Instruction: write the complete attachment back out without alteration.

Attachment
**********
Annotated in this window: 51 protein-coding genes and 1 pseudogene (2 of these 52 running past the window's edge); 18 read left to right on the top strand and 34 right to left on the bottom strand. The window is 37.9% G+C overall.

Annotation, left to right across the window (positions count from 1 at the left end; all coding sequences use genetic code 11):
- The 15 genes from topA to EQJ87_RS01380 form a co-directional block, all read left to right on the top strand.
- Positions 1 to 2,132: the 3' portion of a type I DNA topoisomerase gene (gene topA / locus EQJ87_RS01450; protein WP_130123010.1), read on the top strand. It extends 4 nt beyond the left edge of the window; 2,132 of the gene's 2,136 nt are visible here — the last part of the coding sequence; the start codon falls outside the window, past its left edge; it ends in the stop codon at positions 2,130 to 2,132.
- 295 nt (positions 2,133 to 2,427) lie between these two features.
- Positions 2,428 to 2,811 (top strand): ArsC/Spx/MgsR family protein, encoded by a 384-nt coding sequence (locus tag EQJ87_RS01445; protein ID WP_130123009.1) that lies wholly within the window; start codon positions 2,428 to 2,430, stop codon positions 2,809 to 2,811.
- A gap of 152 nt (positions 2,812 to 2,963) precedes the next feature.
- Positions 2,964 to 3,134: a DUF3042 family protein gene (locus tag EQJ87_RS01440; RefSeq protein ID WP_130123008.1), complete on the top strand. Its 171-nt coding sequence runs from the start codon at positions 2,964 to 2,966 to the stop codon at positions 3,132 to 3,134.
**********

Annotated in this window: 51 protein-coding genes and 1 pseudogene (2 of these 52 running past the window's edge); 18 read left to right on the top strand and 34 right to left on the bottom strand. The window is 37.9% G+C overall.

Annotation, left to right across the window (positions count from 1 at the left end; all coding sequences use genetic code 11):
- The 15 genes from topA to EQJ87_RS01380 form a co-directional block, all read left to right on the top strand.
- Positions 1 to 2,132: the 3' portion of a type I DNA topoisomerase gene (gene topA / locus EQJ87_RS01450; protein WP_130123010.1), read on the top strand. It extends 4 nt beyond the left edge of the window; 2,132 of the gene's 2,136 nt are visible here — the last part of the coding sequence; the start codon falls outside the window, past its left edge; it ends in the stop codon at positions 2,130 to 2,132.
- 295 nt (positions 2,133 to 2,427) lie between these two features.
- Positions 2,428 to 2,811 (top strand): ArsC/Spx/MgsR family protein, encoded by a 384-nt coding sequence (locus tag EQJ87_RS01445; protein ID WP_130123009.1) that lies wholly within the window; start codon positions 2,428 to 2,430, stop codon positions 2,809 to 2,811.
- A gap of 152 nt (positions 2,812 to 2,963) precedes the next feature.
- Positions 2,964 to 3,134: a DUF3042 family protein gene (locus tag EQJ87_RS01440; RefSeq protein ID WP_130123008.1), complete on the top strand. Its 171-nt coding sequence runs from the start codon at positions 2,964 to 2,966 to the stop codon at positions 3,132 to 3,134.